One of the greatest gifts in life is a good teacher. I have been fortunate to know several—my childhood art teacher, Maryann Davis, my fifth grade teacher, Paul Rocheleau, my photography teacher, Jim Block, and presently my friend, Sonja Hakala.
A fellow writer, Hakala is a self-publishing maven, who can take students through the history of publishing from its origins to present day. I feel like I am getting a Masters' level course, just sitting in her current class at the AVA Gallery in Hanover, NH.
Sonja has written books on publishing and quilting and recently turned her attention to fiction, writing a novel set in the fictional town of Carding, Vt.
Sonja gave me a copy of her novel for an unbiased review. I tried to be as unbiased as possible, and as a teacher myself used to reading students' works, I feel I did a good job, but t is always difficult to read the work of a friend—can she write, will I like it, what if I don't? Fortunately, Sonja can write and with every page I found myself being further drawn into the world of Carding, Vt., a town very familiar to my own.
And, for you dog lovers out there, Hakala includes a dog, Nearly that offers its own perspective on the community.
So, here is my review of Sonja's book. Next week I will run a Q & A with her. Enjoy!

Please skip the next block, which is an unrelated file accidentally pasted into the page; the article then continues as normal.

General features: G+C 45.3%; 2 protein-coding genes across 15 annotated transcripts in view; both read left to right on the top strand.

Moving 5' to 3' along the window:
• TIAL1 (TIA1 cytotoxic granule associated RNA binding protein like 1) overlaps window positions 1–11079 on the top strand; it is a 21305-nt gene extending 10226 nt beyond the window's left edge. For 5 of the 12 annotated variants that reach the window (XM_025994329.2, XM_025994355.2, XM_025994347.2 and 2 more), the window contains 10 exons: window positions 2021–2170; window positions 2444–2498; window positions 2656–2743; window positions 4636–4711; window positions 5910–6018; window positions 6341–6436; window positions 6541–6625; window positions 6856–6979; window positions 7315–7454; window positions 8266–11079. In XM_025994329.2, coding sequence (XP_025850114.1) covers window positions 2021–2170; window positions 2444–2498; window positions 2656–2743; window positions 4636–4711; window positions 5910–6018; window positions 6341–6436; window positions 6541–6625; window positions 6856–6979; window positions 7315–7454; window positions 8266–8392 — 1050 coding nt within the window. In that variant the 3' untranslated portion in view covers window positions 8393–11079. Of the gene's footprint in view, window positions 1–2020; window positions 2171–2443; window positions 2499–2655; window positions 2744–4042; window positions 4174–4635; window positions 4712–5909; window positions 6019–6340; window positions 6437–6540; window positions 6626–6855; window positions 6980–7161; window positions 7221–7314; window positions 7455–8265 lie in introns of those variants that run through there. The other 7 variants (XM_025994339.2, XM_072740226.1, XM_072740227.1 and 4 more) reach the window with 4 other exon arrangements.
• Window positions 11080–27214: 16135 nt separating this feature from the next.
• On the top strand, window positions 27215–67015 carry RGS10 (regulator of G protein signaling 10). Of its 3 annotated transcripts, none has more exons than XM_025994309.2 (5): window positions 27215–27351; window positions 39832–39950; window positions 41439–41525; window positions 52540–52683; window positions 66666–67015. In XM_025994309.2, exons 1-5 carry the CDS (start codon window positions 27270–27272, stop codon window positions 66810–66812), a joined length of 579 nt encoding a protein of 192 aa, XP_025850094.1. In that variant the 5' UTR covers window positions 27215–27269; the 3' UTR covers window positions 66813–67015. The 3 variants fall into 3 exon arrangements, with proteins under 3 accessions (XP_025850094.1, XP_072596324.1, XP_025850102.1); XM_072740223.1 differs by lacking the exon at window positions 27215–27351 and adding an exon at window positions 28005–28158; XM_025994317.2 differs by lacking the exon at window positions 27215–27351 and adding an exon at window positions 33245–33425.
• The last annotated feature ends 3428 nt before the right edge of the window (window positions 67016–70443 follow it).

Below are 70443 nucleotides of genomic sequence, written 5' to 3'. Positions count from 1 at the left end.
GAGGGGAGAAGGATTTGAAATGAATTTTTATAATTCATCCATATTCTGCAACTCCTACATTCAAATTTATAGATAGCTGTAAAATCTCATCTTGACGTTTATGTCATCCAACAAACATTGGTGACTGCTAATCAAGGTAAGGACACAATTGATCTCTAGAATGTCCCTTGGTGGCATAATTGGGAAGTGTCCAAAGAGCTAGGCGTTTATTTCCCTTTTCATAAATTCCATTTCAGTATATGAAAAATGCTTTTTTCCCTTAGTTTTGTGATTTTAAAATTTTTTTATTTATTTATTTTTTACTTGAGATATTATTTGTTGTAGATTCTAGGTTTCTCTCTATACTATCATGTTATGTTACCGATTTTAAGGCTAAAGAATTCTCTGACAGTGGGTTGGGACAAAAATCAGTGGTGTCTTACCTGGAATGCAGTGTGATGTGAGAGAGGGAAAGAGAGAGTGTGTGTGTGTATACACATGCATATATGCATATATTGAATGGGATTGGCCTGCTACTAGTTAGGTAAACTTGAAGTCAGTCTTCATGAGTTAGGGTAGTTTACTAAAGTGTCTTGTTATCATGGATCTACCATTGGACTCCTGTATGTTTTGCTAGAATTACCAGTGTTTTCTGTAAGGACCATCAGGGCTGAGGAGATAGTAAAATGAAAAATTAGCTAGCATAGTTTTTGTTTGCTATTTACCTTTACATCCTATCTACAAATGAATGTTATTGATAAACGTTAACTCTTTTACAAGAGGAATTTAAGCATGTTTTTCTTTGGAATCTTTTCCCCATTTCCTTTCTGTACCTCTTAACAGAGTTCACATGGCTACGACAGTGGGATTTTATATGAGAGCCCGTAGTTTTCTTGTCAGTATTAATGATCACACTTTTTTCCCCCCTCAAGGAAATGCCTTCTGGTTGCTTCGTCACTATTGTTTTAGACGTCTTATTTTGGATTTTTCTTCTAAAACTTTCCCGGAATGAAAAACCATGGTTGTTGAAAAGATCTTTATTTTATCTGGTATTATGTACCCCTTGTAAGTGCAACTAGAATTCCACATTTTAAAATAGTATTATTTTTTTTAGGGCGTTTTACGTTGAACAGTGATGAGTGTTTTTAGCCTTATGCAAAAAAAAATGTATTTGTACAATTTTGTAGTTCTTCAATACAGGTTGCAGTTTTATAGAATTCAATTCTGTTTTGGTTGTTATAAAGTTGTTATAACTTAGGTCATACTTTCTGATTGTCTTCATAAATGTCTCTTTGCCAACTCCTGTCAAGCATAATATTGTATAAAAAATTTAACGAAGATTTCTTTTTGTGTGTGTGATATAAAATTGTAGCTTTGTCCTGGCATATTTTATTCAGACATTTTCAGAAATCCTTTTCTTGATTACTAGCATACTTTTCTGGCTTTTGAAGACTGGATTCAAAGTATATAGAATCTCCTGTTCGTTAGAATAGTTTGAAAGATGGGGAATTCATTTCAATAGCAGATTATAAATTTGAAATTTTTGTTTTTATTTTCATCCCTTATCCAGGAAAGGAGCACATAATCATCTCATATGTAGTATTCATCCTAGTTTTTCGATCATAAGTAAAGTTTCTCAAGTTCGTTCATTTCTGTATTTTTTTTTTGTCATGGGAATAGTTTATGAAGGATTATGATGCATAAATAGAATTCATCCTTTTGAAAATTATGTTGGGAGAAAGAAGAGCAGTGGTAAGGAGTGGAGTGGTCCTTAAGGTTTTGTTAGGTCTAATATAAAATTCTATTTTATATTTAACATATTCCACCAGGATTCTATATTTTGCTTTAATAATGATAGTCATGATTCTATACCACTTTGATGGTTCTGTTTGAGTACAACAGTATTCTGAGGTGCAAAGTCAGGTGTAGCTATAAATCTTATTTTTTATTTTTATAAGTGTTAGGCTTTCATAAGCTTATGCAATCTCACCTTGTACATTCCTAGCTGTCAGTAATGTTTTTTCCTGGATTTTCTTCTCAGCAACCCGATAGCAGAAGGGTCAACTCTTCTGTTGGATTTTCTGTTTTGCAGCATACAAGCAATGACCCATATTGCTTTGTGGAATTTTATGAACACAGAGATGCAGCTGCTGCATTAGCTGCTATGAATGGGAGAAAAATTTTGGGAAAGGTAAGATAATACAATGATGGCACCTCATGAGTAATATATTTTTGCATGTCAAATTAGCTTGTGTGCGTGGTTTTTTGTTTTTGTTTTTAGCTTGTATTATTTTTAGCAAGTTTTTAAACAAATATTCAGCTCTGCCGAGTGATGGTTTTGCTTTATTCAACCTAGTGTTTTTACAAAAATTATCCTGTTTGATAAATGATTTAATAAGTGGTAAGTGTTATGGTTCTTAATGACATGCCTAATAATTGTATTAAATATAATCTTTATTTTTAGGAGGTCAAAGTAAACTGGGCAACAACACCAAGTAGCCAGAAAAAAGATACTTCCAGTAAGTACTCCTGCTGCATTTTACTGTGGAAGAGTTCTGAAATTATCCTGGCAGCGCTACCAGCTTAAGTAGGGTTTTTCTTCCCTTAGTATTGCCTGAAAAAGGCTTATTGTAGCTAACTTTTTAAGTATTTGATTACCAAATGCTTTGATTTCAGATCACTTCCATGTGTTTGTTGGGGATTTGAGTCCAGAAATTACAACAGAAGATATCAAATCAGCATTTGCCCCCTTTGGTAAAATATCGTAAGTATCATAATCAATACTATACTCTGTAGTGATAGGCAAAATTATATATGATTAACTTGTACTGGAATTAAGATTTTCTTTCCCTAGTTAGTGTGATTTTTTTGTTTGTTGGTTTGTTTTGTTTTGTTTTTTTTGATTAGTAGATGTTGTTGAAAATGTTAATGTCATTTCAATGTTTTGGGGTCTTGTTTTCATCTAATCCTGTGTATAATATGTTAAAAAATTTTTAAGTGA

Review: The Road Unsalted by Sonja Hakala
If you live in a small town, the dynamics of Sonja Hakala’s novel The Road Unsalted will be familiar to you. If you live in the Upper Valley of Vermont and New Hampshire, as I do, this story may feel like walking into a page of your own life. Hakala sets her tale in the fictional town of Carding, Vermont, but locates Carding in the Upper Valley region. Real life artists and locations pepper the story that has all the right elements including: small town politics, romance and scandal, and the warmth of family and friends found in such a tight-knit communities. At times I found myself laughing at the familiarity of it all, and at other times I was downright touched. Take for instance the scene where the friends of one of the main characters, Ted Owens, gather on the ski slopes to help him confront a painful memory. The characters ring true if a few, such as Lisa and Alli-O, are deliciously over the top. There are even a few scenes from the point of view of a dog, Nearly, a tribute to Hakala’s own dog Goldie. Nearly offers an unique perspective that dog lovers will enjoy. Hakala manages to use all these devices without seeming silly or diminishing the pace of the narrative. The novel is also peppered with lyrical description: “To the north of the green, the land swooped down to Half-Moon Lake, a big fat puddle that filled a hole craved out by the Corvus River. At the head of the lake, a thirty-foot bluff jutted out over the water, a great knobbly knee of granite that has resisted the river’s erosion for time out of mind.
The story has real heart as illustrated by the relationship between Suzanne and her Uncle Ted, but characters such as Edie Wolfe and her dog Nearly will long linger in my mind. The storyline – whether the Carding Academy of Traditional Arts will be forced to leave town as a result of a political debate over ancient roads – is entertaining, but it is the small town intrigue and wonderfully written characters that keep me reading and eager to return to Carding once again in the future.